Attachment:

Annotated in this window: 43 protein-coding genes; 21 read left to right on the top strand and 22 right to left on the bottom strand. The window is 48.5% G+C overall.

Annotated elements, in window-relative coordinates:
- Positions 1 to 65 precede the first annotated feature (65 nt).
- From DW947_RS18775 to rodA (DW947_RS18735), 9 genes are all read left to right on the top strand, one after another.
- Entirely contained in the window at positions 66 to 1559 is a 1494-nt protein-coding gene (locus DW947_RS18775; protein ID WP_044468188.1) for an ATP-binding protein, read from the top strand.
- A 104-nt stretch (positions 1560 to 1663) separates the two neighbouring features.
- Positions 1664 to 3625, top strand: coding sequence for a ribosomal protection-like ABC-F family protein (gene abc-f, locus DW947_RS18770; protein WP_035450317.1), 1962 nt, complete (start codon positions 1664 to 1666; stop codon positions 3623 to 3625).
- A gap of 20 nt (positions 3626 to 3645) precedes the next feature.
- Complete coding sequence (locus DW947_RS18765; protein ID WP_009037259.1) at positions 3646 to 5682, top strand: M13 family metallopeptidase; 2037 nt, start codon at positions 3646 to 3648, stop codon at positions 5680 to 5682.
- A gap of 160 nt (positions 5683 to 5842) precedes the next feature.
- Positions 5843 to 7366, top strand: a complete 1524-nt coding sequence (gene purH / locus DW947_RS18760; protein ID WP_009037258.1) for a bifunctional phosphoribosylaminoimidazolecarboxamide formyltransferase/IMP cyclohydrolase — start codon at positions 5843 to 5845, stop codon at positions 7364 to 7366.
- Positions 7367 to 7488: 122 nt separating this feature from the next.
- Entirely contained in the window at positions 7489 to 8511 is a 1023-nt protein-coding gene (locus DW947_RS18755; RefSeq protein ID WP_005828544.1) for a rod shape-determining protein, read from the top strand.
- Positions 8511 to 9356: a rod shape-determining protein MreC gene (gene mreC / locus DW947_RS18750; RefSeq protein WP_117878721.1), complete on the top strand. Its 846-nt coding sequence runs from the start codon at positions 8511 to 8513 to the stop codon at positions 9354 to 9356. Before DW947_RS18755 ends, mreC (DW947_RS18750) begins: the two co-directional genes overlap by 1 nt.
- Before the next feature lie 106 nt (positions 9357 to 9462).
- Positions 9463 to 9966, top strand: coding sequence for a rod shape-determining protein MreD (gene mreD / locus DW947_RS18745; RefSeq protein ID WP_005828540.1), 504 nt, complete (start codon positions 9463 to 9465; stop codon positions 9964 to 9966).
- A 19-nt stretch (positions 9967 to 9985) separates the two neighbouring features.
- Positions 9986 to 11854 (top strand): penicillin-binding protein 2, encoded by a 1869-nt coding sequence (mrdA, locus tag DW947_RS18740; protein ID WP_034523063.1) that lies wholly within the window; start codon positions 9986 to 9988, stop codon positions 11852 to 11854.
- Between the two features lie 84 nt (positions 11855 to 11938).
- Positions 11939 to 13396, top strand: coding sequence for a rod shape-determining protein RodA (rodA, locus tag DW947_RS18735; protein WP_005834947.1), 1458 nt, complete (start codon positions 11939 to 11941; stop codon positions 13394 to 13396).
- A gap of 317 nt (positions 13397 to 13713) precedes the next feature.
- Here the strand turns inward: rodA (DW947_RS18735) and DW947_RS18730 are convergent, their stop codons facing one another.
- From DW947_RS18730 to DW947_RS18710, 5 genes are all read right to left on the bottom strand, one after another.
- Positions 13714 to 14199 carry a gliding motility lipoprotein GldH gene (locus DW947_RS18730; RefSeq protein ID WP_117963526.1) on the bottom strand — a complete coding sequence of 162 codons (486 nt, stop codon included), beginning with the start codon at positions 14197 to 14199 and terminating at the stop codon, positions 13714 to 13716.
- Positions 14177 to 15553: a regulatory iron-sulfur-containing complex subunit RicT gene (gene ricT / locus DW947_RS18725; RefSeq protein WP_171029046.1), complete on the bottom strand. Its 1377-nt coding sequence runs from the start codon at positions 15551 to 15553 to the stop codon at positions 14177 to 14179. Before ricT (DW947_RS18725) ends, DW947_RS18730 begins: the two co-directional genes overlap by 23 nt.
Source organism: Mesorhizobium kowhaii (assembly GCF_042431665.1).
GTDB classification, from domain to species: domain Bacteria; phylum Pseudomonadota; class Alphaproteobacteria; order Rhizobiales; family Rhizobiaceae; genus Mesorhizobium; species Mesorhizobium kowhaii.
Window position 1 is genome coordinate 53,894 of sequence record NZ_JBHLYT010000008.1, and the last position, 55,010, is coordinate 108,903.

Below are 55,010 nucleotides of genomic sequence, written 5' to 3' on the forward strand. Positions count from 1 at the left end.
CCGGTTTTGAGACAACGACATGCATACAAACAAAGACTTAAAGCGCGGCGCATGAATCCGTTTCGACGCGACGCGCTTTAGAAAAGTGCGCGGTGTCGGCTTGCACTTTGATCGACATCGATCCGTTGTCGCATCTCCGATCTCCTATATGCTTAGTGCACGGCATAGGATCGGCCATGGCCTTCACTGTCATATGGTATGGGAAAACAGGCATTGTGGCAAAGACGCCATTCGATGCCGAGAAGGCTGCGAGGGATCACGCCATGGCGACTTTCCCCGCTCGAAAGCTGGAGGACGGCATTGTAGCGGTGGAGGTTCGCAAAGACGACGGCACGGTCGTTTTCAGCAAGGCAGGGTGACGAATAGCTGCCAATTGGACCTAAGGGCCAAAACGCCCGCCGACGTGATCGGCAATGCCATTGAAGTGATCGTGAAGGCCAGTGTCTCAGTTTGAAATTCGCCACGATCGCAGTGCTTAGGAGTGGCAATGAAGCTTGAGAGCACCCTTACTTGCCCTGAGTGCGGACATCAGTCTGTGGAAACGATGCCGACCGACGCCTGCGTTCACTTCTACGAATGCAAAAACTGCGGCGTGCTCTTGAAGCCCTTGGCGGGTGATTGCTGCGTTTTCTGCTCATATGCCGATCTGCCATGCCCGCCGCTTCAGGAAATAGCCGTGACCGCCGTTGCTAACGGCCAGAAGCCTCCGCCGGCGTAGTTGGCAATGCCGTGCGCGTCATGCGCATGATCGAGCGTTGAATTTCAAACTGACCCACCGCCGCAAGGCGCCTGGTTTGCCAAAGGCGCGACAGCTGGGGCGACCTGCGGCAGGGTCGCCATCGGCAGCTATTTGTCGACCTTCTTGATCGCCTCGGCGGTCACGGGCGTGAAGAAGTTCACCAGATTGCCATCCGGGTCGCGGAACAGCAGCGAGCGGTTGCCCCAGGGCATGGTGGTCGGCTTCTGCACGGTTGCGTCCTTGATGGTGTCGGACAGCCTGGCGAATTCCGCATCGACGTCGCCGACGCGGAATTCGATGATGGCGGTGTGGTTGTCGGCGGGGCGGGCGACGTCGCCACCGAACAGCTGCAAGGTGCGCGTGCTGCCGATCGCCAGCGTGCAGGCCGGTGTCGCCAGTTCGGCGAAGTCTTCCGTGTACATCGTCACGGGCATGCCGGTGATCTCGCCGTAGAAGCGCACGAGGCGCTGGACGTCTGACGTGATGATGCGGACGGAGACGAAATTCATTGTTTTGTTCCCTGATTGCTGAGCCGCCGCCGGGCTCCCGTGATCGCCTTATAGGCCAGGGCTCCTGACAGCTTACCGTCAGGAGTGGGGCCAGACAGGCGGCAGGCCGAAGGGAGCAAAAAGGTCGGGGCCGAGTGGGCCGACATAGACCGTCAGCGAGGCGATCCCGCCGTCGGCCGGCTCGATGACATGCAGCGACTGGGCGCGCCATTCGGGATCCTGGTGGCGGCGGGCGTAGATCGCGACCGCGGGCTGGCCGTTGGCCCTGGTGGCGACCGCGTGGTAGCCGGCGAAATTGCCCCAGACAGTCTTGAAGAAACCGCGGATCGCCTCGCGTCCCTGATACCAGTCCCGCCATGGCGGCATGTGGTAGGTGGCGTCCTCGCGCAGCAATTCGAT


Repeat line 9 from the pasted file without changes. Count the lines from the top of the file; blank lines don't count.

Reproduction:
- Complete coding sequence (locus DW947_RS18765; protein ID WP_009037259.1) at positions 3646 to 5682, top strand: M13 family metallopeptidase; 2037 nt, start codon at positions 3646 to 3648, stop codon at positions 5680 to 5682.